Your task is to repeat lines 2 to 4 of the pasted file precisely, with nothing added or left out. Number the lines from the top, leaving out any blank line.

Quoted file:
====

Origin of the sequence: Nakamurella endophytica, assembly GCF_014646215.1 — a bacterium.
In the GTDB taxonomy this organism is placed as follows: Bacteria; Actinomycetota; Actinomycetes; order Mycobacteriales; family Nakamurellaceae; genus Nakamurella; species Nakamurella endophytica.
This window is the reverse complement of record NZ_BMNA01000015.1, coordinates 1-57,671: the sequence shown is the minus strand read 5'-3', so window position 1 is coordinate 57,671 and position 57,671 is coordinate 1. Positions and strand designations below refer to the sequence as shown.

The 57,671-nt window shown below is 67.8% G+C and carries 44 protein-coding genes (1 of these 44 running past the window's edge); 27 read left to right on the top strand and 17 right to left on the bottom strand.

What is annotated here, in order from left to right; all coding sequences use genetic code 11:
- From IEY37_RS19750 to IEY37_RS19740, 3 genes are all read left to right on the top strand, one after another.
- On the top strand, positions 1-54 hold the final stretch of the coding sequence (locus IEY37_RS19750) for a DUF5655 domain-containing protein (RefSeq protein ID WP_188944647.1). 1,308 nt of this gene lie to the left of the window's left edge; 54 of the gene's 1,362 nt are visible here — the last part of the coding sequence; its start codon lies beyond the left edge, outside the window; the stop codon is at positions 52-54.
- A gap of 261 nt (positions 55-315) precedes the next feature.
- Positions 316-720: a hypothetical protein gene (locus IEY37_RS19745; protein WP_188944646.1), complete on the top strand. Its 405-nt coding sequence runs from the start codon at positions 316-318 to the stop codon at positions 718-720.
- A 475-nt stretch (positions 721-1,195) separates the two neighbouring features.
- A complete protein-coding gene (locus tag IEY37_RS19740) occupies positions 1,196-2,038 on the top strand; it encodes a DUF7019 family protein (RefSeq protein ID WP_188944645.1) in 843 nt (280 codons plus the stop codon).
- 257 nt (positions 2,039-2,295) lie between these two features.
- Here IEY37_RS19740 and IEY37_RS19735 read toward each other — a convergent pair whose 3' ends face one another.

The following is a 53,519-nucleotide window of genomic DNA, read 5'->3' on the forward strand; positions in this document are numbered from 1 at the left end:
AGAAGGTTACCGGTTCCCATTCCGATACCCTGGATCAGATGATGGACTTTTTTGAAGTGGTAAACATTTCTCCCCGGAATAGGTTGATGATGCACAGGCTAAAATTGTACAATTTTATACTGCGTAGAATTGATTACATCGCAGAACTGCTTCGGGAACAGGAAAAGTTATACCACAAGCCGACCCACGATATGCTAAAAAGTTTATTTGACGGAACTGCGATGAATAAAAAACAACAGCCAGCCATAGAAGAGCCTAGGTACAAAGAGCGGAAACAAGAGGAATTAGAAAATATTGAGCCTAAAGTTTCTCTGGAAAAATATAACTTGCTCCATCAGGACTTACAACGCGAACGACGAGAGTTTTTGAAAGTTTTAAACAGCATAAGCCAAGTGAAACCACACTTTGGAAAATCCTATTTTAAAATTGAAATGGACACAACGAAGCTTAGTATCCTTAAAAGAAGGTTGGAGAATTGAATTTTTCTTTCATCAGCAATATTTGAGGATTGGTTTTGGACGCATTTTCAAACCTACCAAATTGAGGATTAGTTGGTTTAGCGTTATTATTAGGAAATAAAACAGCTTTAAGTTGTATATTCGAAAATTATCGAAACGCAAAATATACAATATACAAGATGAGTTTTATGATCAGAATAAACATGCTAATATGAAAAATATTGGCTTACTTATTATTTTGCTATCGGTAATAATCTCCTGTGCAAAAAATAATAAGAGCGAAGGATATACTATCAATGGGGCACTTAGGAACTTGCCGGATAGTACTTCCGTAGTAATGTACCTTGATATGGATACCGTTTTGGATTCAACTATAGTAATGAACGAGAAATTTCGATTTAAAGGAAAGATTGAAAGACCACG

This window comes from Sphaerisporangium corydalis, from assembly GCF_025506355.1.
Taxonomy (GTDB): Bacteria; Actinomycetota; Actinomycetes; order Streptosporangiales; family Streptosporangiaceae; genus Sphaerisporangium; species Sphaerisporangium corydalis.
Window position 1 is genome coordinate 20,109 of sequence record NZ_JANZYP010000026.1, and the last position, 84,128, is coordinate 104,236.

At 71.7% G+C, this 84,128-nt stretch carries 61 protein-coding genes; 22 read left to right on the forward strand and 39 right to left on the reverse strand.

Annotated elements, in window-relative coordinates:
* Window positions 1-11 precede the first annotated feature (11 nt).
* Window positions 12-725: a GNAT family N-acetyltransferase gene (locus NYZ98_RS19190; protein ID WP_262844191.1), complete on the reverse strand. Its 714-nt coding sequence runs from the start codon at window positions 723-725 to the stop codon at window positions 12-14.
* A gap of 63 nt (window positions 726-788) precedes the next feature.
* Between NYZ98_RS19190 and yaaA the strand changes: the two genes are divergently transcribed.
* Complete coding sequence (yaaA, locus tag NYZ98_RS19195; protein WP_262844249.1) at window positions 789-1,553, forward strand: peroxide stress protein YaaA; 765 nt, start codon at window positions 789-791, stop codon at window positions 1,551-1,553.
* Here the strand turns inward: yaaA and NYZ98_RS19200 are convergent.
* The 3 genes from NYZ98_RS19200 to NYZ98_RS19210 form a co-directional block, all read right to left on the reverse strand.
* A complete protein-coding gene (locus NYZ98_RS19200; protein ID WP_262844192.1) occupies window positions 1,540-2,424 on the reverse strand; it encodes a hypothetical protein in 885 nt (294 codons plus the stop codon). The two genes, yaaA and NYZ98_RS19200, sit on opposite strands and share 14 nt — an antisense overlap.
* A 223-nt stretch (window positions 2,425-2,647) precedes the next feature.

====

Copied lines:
In the GTDB taxonomy this organism is placed as follows: Bacteria; Actinomycetota; Actinomycetes; order Mycobacteriales; family Nakamurellaceae; genus Nakamurella; species Nakamurella endophytica.
This window is the reverse complement of record NZ_BMNA01000015.1, coordinates 1-57,671: the sequence shown is the minus strand read 5'-3', so window position 1 is coordinate 57,671 and position 57,671 is coordinate 1. Positions and strand designations below refer to the sequence as shown.

The 57,671-nt window shown below is 67.8% G+C and carries 44 protein-coding genes (1 of these 44 running past the window's edge); 27 read left to right on the top strand and 17 right to left on the bottom strand.